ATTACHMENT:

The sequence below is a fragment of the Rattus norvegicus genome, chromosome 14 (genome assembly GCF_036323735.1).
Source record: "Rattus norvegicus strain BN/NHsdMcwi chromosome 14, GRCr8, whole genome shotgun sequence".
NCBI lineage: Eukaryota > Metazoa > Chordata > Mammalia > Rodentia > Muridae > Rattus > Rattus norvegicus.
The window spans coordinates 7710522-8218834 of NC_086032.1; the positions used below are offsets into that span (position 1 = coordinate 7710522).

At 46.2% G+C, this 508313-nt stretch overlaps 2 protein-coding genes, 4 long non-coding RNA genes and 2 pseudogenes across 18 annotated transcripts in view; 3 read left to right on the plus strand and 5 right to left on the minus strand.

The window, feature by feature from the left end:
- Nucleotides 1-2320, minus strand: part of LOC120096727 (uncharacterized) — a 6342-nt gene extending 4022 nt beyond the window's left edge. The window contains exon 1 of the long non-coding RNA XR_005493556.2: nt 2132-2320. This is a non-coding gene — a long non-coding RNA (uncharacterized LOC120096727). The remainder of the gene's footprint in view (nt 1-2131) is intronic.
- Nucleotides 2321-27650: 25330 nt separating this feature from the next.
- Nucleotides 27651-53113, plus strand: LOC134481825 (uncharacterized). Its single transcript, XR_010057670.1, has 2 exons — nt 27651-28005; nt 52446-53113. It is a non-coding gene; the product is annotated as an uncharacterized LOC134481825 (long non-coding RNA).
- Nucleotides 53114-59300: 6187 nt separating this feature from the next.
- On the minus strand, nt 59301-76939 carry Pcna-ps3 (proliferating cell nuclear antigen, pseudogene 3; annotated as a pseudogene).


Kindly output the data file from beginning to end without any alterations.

The sequence below is a fragment of the Rattus norvegicus genome, chromosome 14 (genome assembly GCF_036323735.1).
Source record: "Rattus norvegicus strain BN/NHsdMcwi chromosome 14, GRCr8, whole genome shotgun sequence".
NCBI lineage: Eukaryota > Metazoa > Chordata > Mammalia > Rodentia > Muridae > Rattus > Rattus norvegicus.
The window spans coordinates 7710522-8218834 of NC_086032.1; the positions used below are offsets into that span (position 1 = coordinate 7710522).

At 46.2% G+C, this 508313-nt stretch overlaps 2 protein-coding genes, 4 long non-coding RNA genes and 2 pseudogenes across 18 annotated transcripts in view; 3 read left to right on the plus strand and 5 right to left on the minus strand.

The window, feature by feature from the left end:
- Nucleotides 1-2320, minus strand: part of LOC120096727 (uncharacterized) — a 6342-nt gene extending 4022 nt beyond the window's left edge. The window contains exon 1 of the long non-coding RNA XR_005493556.2: nt 2132-2320. This is a non-coding gene — a long non-coding RNA (uncharacterized LOC120096727). The remainder of the gene's footprint in view (nt 1-2131) is intronic.
- Nucleotides 2321-27650: 25330 nt separating this feature from the next.
- Nucleotides 27651-53113, plus strand: LOC134481825 (uncharacterized). Its single transcript, XR_010057670.1, has 2 exons — nt 27651-28005; nt 52446-53113. It is a non-coding gene; the product is annotated as an uncharacterized LOC134481825 (long non-coding RNA).
- Nucleotides 53114-59300: 6187 nt separating this feature from the next.
- On the minus strand, nt 59301-76939 carry Pcna-ps3 (proliferating cell nuclear antigen, pseudogene 3; annotated as a pseudogene).